Clay Pigeon Redefines Scratch Dining in Fort Worth

Executive chef/owner Marcus Paslay and his executive sous chef, Peter Kreidler, source all ingredients locally and update the menu daily.
Executive chef/owner Marcus Paslay and his executive sous chef, Peter Kreidler, source all ingredients locally and update the menu daily. Image Used with Permission

When Chef Marcus Paslay moved back to Fort Worth, Texas, last year, after nearly a decade cooking in esteemed kitchens around the country, he knew he was planning a bit of a culinary revolution.

"For a long time, Fort Worth has been known as a meat-and-potatoes town and certainly a lot of high-quality steakhouses," Chef Paslay says, "but if you wanted a nice meal, you had to go to a steakhouse."

His restaurant, Clay Pigeon Food and Drink, is anything but. The scratch-driven cuisine at the year-old restaurant is seasonally inspired, and food ranges from mussels and flatbreads to the braised pork shank. The 1,000-bottle wine list and made-in-house cuisine have garnered fans looking for something new in town, which Clay Pigeon gladly provides, with its daily-rotating menus and seasonal sourcing.

"Our relationship with the locals is the success story here," Chef Paslay says. "It's become a locals' restaurant for this neighborhood. Being able to get to know these people on a first-name basis and knowing what they like to eat and drink has been a lot of fun. And I think it's made us a better restaurant, as servers and as cooks, from top to bottom."

Clay Pigeon represents Chef Paslay's first restaurant as a chef/owner. He's worked in the kitchens of Four Seasons Vail in Colorado, Canlis in Seattle, and Rough Creek Lodge in Glen Rose, Texas, among others, but opening his own restaurant has always been a dream.

He says the food landscape in Fort Worth began evolving about five years ago, and more so in the last couple of years, as restaurants that provided farm-inspired dining moved in. To that end, Chef Paslay and his executive sous chef, Peter Kreidler, are in constant conversations with their purveyors to craft their market-driven cuisine.

The two collaborate on new menu items and ideas, and if an ingredient is at a good value and a high quality, they buy it and find a place for it on the menu. Everything at Clay Pigeon is made in-house, from breads, ice creams, and pasta to charcuterie and bacon.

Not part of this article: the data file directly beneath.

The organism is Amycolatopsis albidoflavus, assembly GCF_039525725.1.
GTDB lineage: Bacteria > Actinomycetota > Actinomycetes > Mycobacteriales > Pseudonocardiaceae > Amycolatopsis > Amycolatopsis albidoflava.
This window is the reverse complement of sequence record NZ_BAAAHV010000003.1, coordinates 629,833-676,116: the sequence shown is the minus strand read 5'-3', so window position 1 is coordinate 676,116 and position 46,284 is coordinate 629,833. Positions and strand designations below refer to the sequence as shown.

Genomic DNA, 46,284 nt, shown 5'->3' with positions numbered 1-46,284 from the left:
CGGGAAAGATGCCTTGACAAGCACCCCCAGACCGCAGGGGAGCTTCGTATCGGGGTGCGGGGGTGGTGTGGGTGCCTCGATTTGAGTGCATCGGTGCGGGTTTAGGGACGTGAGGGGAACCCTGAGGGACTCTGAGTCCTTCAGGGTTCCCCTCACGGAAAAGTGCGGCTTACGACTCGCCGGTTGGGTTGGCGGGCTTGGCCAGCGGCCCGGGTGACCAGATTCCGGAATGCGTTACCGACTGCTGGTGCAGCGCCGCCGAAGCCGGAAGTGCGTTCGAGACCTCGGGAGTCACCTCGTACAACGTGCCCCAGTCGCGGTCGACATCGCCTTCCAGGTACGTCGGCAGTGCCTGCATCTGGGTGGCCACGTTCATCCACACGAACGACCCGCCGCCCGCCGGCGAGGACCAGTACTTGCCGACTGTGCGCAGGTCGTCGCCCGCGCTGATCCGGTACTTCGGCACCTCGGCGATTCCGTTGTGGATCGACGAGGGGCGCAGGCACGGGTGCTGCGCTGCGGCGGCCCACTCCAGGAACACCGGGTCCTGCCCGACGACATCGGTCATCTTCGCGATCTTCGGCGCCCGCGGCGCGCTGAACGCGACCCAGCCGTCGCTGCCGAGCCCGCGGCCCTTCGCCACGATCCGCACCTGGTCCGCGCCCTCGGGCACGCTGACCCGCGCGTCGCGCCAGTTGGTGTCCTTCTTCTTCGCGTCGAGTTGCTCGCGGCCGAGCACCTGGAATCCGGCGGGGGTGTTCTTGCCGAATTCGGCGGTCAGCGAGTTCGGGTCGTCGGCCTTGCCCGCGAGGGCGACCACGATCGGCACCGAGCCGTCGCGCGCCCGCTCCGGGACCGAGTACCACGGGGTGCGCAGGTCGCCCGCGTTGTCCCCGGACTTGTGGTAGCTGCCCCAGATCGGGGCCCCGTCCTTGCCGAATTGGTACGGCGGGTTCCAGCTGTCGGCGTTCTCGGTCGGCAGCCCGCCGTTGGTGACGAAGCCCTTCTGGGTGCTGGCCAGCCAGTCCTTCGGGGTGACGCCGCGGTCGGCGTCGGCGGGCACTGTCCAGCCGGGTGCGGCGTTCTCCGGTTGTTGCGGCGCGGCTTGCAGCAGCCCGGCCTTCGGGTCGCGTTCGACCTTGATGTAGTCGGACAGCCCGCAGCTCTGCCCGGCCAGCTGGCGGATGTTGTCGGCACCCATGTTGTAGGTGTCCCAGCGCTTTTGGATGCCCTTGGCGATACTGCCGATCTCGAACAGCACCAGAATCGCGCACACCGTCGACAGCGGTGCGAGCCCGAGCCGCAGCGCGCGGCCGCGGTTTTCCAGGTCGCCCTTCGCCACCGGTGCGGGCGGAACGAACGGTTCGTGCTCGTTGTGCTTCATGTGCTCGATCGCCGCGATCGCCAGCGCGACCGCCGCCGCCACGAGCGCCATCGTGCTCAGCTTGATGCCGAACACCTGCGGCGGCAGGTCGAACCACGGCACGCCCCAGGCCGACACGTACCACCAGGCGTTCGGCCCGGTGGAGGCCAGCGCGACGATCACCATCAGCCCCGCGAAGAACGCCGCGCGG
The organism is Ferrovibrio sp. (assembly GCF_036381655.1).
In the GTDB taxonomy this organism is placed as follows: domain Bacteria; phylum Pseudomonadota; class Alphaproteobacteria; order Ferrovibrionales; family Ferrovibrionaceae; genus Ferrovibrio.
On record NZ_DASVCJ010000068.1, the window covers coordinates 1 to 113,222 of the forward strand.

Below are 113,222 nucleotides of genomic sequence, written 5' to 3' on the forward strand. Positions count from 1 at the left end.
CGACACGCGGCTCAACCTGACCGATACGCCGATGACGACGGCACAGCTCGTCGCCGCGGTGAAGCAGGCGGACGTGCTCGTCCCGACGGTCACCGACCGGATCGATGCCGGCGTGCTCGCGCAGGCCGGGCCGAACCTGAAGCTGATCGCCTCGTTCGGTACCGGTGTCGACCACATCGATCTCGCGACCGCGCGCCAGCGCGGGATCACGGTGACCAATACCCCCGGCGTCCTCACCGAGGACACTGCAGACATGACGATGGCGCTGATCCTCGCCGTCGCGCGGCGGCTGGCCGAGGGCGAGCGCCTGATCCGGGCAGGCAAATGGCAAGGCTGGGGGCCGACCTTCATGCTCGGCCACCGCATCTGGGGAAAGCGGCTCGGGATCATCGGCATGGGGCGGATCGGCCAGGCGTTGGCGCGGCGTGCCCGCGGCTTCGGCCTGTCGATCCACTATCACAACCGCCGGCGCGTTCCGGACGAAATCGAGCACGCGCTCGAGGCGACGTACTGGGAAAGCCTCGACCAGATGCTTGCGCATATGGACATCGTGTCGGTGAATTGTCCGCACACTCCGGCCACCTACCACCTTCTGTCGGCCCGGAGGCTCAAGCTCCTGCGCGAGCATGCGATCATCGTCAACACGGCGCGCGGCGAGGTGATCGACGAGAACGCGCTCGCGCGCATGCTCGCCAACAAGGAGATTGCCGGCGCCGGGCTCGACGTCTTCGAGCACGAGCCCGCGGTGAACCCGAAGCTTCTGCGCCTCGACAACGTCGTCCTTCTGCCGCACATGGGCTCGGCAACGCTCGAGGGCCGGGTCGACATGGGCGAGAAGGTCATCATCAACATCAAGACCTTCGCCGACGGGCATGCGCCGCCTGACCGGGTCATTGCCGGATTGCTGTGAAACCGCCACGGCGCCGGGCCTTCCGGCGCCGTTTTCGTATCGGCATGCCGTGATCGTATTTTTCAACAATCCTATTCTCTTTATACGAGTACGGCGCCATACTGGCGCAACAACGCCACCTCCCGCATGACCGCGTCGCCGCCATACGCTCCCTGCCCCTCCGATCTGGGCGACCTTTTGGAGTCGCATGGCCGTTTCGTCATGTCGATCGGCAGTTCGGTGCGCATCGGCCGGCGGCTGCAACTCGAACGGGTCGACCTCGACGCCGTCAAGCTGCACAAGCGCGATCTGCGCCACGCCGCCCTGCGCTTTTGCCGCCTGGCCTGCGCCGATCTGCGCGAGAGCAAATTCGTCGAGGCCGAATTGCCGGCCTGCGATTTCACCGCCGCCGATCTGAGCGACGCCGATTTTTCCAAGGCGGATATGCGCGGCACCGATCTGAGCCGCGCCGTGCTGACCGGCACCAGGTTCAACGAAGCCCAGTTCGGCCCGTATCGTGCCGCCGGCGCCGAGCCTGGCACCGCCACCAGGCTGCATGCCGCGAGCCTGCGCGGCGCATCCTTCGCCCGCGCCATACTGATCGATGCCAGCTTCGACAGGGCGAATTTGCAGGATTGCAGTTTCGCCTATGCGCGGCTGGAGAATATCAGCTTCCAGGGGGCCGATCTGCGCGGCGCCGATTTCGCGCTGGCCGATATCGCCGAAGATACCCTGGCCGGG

"I think that's a unique thing for this town right now," Chef Paslay says.

Sales are pretty evenly divided between food and beverage, and food costs run about 33 percent. "That is good for us, because we're dealing with a lot of high-end, quality products that cost a lot,” Chef Paslay explains. “But the advantage we have is we can change our menu, so we're not married to any one ingredient. If the price goes through the roof, we’re not going to run, say, asparagus through the wintertime; it doesn’t make sense from a seasonality standpoint or a cost standpoint.

"So, that’s how we’re able to get the quality of product that we get and run the food cost percentage that we do, the freedom of the menu change.”

Pairing with Clay Pigeon's cuisine is a seasonal beverage program with locally sourced spirits and a wine lover's dream, a list proffering more than 1,000 bottles. Daniel Fitzgerald, the general manager and sommelier, selects the wines and knows the list so well, he can make immediate recommendations to guests. This keeps the list from being too daunting for guests to approach, Chef Paslay says.

"That's a table-side conversation that a lot of our servers are equipped with the knowledge to handle," he says. "Daniel can also go to the table and figure out what they've liked in the past, what their flavor profile is, what price range they're in. And as well as he knows the list, he can right there in his head dwindle it down to a few options. It's a real interactive way to provide knowledge, but let guests make their own choices at the same time."

The biggest challenge in the first year was getting the word out about the eatery that is both off the beaten path and so different from the town's usual offerings. Once word of mouth spread, though, Chef Paslay says guests were flowing in, and he attributes the restaurant’s success to the neighborhood’s fervor.

"At the end of the day, it's all about hospitality. It's all about how the person who's in your restaurant feels, while they're there and after they leave. If we're better prepared for each person, they're going to have a better experience. So, the more we get to know them and the more we get to know about them, the better job we can do for them while they're here."

By Sonya Chudgar 

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